ASTRA in 5 minutes

ASTRA is a distributed/concurrent programming language based on the Agent-Oriented Programming (AOP) paradigm. AOP is quite similar to the Actor Model that is becoming increasingly popular within industry. The main difference between the two approaches is that actors are reactive (they only execute code on receipt of a message); whereas agents are pro-active (they are also able to execute code based on changes in their state). Both approaches tend to use message-passing as the primary means of interaction. However, for agents, the types of message that may be used is constrained to a limited set of message types whose meaning is clearly defined.

ASTRA itself is an event-driven programming language. State is modeled using Prolog-style logic programming constructs. Changes in state are modeled as events (the addition or deletion of facts) which are added to an event queue (a generalisation of the message queue of actors). Events in this queue are processed in FIFO order. Processing an event involves matching the event to an event handler (it is ignored if there are no matching event handlers). Event handlers are contextual and define a procedure that must be executed should the handler be matched to an event and an associated context be satisfied. The context what the state must look like in order for the handler to be matched. In some ways, this can be seen as equivalent to an overloaded method implementation where the signature of the method is the same, but there is an additional guard that is used to define when the particular implementation applies. When multiple handlers match an event, the order in which the rules appear in the source code is used to identify the chosen rule. Once selected, the procedure part of the rule is executed. Where multiple events are handled concurrently, procedure execution is interleaved.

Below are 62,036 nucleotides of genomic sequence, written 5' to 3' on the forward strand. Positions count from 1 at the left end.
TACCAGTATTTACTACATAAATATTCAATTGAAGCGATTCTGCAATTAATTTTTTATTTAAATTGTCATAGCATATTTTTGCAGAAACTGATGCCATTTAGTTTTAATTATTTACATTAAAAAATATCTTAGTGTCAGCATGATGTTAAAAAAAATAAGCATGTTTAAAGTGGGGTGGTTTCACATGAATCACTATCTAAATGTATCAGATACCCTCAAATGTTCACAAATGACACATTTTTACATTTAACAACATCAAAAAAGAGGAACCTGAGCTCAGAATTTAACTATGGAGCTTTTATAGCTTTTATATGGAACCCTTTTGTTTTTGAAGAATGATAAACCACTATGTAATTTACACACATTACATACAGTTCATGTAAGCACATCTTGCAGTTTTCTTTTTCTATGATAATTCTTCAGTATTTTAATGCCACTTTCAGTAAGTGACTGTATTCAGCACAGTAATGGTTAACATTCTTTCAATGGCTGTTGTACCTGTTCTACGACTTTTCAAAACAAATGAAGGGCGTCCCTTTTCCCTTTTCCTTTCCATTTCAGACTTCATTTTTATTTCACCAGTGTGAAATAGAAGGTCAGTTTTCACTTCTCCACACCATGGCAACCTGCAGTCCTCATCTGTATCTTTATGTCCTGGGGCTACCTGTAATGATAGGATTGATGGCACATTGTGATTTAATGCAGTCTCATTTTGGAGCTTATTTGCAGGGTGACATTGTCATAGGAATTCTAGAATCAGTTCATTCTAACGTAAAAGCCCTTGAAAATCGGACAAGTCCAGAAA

In ASTRA, we use different terms to describe some of the above concepts: